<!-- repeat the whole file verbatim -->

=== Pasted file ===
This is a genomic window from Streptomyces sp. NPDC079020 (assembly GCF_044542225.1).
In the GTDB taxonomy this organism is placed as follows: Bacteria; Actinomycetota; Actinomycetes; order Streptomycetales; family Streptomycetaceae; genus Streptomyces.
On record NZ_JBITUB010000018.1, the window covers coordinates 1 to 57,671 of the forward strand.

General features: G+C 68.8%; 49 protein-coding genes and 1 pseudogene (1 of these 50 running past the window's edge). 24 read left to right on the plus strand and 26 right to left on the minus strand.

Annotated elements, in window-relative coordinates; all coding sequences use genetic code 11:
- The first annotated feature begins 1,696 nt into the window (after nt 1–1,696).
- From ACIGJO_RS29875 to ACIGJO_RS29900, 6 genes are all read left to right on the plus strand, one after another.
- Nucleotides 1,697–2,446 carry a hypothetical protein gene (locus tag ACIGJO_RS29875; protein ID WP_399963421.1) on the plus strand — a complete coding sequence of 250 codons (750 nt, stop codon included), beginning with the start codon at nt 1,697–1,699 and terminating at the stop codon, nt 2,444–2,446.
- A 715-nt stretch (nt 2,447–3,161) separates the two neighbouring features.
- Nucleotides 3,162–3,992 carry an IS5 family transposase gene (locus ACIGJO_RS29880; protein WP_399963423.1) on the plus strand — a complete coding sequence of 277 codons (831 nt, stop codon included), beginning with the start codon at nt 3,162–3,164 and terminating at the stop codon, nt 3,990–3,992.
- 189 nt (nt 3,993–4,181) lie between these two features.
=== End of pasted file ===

This is a genomic window from Streptomyces sp. NPDC079020 (assembly GCF_044542225.1).
In the GTDB taxonomy this organism is placed as follows: Bacteria; Actinomycetota; Actinomycetes; order Streptomycetales; family Streptomycetaceae; genus Streptomyces.
On record NZ_JBITUB010000018.1, the window covers coordinates 1 to 57,671 of the forward strand.

General features: G+C 68.8%; 49 protein-coding genes and 1 pseudogene (1 of these 50 running past the window's edge). 24 read left to right on the plus strand and 26 right to left on the minus strand.

Annotated elements, in window-relative coordinates; all coding sequences use genetic code 11:
- The first annotated feature begins 1,696 nt into the window (after nt 1–1,696).
- From ACIGJO_RS29875 to ACIGJO_RS29900, 6 genes are all read left to right on the plus strand, one after another.
- Nucleotides 1,697–2,446 carry a hypothetical protein gene (locus tag ACIGJO_RS29875; protein ID WP_399963421.1) on the plus strand — a complete coding sequence of 250 codons (750 nt, stop codon included), beginning with the start codon at nt 1,697–1,699 and terminating at the stop codon, nt 2,444–2,446.
- A 715-nt stretch (nt 2,447–3,161) separates the two neighbouring features.
- Nucleotides 3,162–3,992 carry an IS5 family transposase gene (locus ACIGJO_RS29880; protein WP_399963423.1) on the plus strand — a complete coding sequence of 277 codons (831 nt, stop codon included), beginning with the start codon at nt 3,162–3,164 and terminating at the stop codon, nt 3,990–3,992.
- 189 nt (nt 3,993–4,181) lie between these two features.